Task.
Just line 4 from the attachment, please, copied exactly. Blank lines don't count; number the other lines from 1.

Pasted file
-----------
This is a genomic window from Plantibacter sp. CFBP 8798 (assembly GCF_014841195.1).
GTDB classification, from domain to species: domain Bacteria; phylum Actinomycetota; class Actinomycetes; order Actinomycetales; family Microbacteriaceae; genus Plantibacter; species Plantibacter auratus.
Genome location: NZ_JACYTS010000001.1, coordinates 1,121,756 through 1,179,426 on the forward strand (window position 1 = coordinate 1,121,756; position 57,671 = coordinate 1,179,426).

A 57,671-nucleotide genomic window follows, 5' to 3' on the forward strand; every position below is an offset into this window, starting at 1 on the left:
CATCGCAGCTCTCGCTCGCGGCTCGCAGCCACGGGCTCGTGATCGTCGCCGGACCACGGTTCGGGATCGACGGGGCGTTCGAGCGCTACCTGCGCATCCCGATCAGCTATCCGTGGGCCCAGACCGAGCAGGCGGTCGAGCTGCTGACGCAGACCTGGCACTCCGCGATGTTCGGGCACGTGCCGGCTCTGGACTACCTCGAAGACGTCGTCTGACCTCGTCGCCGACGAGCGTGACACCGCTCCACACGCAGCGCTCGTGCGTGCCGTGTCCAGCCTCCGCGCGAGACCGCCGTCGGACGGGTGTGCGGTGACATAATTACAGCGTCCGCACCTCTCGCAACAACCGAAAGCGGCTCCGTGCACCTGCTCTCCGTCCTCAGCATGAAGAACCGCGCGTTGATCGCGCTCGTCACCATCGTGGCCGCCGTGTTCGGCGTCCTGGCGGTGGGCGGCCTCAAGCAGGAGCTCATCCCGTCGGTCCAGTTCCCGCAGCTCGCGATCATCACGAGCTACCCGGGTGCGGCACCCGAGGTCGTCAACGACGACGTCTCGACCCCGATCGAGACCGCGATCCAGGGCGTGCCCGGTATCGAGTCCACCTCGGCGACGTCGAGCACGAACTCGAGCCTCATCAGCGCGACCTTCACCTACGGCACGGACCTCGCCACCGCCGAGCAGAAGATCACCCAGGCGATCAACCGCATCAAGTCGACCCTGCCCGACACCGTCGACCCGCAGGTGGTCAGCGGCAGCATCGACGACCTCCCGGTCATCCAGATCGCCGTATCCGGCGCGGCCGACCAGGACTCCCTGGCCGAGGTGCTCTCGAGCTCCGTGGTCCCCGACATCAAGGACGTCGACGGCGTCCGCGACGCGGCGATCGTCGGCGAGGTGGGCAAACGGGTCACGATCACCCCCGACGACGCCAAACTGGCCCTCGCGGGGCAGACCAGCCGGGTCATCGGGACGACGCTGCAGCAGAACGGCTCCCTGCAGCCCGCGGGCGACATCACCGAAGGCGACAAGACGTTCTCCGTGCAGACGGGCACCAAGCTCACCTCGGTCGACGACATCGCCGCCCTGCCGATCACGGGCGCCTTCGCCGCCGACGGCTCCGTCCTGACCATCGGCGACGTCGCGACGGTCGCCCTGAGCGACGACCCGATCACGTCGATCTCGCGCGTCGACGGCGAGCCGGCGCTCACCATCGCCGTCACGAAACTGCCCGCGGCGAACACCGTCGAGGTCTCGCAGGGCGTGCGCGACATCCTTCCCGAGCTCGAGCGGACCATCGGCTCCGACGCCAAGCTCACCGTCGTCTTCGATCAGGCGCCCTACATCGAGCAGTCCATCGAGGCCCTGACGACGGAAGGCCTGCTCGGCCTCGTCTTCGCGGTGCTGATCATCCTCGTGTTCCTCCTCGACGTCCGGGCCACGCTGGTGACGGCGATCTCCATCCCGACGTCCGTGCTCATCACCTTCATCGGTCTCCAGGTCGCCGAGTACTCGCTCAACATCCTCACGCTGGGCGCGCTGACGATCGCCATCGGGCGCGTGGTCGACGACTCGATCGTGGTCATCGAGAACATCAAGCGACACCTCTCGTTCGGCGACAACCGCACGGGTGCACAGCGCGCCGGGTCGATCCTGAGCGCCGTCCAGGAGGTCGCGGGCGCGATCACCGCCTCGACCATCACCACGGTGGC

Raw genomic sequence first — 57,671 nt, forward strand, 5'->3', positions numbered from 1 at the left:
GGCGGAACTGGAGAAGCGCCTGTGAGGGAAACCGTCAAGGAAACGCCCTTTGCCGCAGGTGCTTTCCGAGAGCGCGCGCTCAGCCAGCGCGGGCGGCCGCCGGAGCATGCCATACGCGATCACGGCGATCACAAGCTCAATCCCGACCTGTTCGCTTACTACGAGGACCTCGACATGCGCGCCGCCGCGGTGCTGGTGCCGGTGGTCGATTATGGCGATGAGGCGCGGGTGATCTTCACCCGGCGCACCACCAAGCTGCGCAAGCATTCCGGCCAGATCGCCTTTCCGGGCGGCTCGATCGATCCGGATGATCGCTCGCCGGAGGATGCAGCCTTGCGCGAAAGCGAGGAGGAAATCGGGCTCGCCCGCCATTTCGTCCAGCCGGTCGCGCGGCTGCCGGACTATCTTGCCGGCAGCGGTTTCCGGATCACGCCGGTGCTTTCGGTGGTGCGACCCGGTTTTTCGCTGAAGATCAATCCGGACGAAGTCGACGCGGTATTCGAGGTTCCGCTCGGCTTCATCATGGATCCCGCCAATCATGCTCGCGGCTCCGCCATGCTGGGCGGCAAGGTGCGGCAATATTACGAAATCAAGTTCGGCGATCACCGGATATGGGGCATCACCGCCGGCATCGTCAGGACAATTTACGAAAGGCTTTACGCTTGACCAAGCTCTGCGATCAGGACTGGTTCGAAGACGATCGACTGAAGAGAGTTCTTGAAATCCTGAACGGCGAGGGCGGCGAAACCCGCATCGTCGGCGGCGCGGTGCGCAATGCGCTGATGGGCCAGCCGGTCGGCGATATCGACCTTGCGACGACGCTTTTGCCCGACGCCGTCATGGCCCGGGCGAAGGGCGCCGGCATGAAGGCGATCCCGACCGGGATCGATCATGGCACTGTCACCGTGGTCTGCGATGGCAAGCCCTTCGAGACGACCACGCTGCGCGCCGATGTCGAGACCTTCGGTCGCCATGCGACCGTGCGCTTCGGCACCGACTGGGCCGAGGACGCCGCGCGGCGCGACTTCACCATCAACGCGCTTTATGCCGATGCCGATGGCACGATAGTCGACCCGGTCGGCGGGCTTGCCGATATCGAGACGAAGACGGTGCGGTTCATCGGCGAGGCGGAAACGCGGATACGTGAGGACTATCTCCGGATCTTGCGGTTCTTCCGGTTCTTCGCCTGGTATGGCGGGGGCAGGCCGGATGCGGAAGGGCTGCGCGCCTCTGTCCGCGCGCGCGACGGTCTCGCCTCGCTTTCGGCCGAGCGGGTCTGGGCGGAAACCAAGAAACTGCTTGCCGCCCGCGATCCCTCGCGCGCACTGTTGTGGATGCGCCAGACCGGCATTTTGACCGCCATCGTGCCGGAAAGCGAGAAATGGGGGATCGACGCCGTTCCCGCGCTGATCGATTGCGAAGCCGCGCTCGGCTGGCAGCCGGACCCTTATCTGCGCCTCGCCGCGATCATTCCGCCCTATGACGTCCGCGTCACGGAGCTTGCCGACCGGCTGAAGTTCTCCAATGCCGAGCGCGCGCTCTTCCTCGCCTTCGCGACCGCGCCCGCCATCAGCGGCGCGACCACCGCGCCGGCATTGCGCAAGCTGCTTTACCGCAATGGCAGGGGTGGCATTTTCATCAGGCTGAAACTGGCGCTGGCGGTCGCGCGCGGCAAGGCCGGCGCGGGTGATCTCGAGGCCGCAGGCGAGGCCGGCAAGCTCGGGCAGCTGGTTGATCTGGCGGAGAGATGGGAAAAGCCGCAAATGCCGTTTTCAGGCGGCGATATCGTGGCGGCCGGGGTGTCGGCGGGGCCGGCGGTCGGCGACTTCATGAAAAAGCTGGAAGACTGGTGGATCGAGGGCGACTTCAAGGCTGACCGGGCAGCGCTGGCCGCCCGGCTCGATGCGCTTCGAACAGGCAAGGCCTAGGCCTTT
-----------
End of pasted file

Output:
A 57,671-nucleotide genomic window follows, 5' to 3' on the forward strand; every position below is an offset into this window, starting at 1 on the left: